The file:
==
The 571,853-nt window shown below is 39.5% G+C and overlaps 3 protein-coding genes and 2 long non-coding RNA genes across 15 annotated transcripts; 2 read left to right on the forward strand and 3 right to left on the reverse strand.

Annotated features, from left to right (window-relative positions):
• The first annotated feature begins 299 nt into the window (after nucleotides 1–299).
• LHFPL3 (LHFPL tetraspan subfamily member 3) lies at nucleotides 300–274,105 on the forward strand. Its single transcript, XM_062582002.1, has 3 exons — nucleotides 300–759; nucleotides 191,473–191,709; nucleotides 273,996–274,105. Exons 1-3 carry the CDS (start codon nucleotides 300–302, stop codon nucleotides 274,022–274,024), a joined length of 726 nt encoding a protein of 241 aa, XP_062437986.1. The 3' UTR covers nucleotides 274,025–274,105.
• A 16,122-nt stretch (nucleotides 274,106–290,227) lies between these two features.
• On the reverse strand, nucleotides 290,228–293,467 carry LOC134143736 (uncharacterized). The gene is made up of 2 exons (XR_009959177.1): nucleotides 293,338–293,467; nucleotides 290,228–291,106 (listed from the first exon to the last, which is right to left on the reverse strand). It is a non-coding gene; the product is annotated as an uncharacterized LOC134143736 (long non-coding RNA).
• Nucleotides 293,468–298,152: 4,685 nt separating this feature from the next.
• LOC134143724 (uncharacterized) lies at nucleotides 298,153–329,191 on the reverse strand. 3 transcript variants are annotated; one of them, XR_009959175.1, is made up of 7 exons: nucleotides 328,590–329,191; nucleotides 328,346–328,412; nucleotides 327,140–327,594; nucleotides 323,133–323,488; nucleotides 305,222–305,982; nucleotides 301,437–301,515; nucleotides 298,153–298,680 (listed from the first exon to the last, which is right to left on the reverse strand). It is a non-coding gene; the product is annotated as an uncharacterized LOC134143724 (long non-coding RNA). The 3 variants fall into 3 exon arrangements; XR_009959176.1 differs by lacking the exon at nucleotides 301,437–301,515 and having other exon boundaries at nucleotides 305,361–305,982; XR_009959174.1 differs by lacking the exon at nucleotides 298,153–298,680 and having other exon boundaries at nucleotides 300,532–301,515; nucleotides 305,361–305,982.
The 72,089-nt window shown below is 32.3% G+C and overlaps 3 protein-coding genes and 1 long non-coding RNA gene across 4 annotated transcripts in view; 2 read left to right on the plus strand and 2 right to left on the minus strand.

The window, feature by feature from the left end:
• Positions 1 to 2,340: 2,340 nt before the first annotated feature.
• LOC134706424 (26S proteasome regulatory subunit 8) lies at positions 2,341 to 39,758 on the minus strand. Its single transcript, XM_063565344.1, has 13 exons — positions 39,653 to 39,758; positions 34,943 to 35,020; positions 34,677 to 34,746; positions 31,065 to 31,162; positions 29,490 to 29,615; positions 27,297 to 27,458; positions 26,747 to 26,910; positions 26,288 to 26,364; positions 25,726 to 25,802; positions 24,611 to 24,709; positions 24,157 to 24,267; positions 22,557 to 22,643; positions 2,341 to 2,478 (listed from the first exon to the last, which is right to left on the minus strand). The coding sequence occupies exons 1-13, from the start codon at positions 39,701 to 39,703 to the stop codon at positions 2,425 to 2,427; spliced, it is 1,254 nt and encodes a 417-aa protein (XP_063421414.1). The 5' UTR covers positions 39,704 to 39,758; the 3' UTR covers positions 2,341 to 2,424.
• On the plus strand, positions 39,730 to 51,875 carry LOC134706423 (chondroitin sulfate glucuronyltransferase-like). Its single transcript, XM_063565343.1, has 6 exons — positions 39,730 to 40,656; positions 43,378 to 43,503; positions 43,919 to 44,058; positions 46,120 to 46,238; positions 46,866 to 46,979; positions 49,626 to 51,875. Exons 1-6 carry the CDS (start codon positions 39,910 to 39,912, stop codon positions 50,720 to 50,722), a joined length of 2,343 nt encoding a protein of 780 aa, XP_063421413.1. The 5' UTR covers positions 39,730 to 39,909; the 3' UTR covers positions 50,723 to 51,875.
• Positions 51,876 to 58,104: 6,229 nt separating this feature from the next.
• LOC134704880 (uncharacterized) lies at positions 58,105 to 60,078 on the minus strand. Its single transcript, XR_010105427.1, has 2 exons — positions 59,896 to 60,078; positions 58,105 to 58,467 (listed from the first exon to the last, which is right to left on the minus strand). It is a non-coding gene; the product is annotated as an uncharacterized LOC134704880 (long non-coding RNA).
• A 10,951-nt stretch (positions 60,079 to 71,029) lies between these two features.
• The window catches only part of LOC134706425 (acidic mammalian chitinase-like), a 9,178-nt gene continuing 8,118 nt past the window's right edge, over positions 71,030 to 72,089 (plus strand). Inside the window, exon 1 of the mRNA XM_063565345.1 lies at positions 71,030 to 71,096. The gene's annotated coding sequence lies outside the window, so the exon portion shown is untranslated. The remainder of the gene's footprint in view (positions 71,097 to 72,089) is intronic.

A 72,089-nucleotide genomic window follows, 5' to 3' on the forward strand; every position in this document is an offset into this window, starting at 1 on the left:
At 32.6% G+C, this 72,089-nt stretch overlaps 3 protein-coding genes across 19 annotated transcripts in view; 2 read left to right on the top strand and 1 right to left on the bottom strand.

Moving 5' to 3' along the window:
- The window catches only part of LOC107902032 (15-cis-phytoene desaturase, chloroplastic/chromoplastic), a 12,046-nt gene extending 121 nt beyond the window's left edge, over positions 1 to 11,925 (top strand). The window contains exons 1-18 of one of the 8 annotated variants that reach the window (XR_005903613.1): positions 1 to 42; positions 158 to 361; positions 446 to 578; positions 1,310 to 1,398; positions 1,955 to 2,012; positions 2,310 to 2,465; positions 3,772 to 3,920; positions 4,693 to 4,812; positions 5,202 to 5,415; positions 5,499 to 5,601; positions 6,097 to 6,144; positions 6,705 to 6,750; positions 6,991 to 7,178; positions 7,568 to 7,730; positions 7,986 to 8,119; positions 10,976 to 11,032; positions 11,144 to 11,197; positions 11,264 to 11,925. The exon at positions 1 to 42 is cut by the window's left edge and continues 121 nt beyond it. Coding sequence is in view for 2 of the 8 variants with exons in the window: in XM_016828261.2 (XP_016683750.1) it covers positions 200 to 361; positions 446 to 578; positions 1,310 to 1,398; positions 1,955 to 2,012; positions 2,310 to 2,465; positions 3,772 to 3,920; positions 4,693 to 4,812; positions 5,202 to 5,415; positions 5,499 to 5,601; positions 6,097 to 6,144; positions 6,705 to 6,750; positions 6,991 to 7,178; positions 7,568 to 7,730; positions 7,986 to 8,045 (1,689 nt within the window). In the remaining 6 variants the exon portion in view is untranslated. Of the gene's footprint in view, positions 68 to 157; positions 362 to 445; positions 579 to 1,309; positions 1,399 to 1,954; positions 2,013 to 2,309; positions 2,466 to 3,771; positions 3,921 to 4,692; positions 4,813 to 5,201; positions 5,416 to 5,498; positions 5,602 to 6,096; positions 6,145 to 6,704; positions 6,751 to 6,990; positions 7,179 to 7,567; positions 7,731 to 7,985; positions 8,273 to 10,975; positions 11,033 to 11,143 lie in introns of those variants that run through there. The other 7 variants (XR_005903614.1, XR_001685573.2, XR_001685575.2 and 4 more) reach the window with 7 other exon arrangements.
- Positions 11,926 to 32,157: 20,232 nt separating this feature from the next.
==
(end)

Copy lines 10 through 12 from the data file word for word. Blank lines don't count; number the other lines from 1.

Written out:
The window, feature by feature from the left end:
• Positions 1 to 2,340: 2,340 nt before the first annotated feature.
• LOC134706424 (26S proteasome regulatory subunit 8) lies at positions 2,341 to 39,758 on the minus strand. Its single transcript, XM_063565344.1, has 13 exons — positions 39,653 to 39,758; positions 34,943 to 35,020; positions 34,677 to 34,746; positions 31,065 to 31,162; positions 29,490 to 29,615; positions 27,297 to 27,458; positions 26,747 to 26,910; positions 26,288 to 26,364; positions 25,726 to 25,802; positions 24,611 to 24,709; positions 24,157 to 24,267; positions 22,557 to 22,643; positions 2,341 to 2,478 (listed from the first exon to the last, which is right to left on the minus strand). The coding sequence occupies exons 1-13, from the start codon at positions 39,701 to 39,703 to the stop codon at positions 2,425 to 2,427; spliced, it is 1,254 nt and encodes a 417-aa protein (XP_063421414.1). The 5' UTR covers positions 39,704 to 39,758; the 3' UTR covers positions 2,341 to 2,424.